Today I did something surprising: I made FireFox 3 my default browser. Like nearly everyone else I know, I stopped using Netscape nearly twelve years ago, when IE 3.0 came out. Since then, I've taken a peek at other browsers on a regular basis, but none of them has ever offered me a compelling reason to switch. Up until the last year or so, this was because (in my opinion) IE maintained a comfortable lead in features and performance over its competition. Over the last year, as IE's lead in features and performance slowly dwindled, it's mostly been because the majority of websites were written around IE, and FireFox just didn't work as well.
All that has changed with the impending release of FireFox 3.0. For those of you who haven't been paying attention, FireFox 3 has been in beta for some six months or longer, and during that time it's progressed from being a fast and capable alternative, to being the fastest, most capable browser around. I've used Opera, I've used Safari, I've used IE 7 and IE 8 – and there's nothing like this latest Mozilla incarnation.
My own subjective experience with FF3 is borne out by the testing that Adrian Kingsley Hughes has been doing over on ZDNet. His testing shows that that FF3 is almost 10 times faster than IE7 on the same benchmarks:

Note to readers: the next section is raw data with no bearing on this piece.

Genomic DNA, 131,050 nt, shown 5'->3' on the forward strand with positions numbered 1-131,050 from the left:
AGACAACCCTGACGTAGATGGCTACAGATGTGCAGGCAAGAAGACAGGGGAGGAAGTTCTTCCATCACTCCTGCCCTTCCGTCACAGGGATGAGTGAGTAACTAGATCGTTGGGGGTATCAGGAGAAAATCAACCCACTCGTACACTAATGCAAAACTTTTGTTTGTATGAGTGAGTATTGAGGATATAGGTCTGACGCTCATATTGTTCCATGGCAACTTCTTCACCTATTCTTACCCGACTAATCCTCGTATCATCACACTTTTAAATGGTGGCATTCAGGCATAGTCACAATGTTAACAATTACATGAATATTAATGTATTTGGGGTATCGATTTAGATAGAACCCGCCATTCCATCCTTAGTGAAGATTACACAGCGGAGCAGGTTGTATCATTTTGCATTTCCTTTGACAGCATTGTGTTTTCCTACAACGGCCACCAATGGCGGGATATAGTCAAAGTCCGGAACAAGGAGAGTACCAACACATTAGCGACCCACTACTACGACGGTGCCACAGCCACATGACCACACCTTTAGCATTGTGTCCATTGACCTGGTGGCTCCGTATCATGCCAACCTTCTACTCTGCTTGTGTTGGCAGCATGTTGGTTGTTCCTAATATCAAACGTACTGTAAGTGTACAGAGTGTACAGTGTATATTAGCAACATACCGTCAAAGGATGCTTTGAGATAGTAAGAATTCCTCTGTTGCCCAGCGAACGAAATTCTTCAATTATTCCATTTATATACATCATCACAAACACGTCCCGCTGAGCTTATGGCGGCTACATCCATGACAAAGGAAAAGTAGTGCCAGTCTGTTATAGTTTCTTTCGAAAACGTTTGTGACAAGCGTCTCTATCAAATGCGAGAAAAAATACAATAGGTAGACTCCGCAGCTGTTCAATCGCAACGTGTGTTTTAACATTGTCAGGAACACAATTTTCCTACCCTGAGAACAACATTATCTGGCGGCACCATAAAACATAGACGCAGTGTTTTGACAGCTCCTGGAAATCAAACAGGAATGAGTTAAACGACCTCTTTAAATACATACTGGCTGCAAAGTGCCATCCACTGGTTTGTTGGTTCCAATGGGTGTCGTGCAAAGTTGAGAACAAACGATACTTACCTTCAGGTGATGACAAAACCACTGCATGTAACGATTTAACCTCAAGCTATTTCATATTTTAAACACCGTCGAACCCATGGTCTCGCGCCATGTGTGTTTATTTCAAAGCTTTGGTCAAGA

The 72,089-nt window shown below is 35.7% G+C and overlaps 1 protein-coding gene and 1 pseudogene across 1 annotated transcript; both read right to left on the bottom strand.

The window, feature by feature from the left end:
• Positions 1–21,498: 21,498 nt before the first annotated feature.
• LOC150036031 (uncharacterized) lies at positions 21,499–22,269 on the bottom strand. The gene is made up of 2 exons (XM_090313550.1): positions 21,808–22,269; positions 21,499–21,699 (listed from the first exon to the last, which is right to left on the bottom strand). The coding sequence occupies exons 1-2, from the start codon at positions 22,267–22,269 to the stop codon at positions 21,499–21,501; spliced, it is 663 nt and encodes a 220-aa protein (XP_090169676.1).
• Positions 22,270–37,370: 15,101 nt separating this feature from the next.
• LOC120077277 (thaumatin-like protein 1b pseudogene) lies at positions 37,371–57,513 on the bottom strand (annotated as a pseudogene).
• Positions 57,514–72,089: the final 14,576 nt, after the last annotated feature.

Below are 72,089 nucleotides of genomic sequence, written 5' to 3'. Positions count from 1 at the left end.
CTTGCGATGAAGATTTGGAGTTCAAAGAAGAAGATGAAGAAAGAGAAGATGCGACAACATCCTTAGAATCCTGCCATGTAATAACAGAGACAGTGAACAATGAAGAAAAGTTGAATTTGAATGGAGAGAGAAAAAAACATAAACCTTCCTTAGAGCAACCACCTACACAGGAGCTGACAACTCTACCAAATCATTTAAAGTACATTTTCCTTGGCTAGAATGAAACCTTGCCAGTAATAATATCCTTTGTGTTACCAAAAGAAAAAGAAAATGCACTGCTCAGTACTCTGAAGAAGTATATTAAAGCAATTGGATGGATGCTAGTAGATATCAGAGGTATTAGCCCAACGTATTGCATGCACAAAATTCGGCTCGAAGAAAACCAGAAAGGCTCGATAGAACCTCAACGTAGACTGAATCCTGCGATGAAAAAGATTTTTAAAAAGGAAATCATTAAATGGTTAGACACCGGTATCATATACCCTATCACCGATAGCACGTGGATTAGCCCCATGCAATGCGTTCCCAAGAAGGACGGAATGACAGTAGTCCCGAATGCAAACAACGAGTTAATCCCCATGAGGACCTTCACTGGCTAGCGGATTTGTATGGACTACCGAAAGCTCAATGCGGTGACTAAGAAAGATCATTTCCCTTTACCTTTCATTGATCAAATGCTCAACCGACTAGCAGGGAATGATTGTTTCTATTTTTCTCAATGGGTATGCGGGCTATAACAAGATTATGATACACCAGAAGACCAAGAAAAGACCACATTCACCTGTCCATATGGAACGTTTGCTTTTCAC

What's more interesting, however, is what this indicates about Microsoft's declining ability to develop quality software. The earliest public beta of FF3 was already more stable than IE 7 after a year and a half of patches. The earliest beta of FF3 was faster than its predecessor; the first beta of IE8 is a bloated, unstable monstrosity that somehow manages to be even more slow and unstable than IE7. Every FF beta was released simultaneously on dozens of platforms; IE7 runs on XP SP2 and Vista, and under the hood is almost a different browser on each platform.
There are currently two use cases that I still need IE to support: Outlook Web Access (which supports FireFox, but only by degrading very ungracefully), and uploading batches of pictures to Picasa through the browser (rather than through the Picasa client). So I'll keep IE installed. But I plan to use it as little as possible.
Something has gone very wrong with Microsoft. Their stock hasn't been doing very well anyway – but I'm still of the mind to sell it short.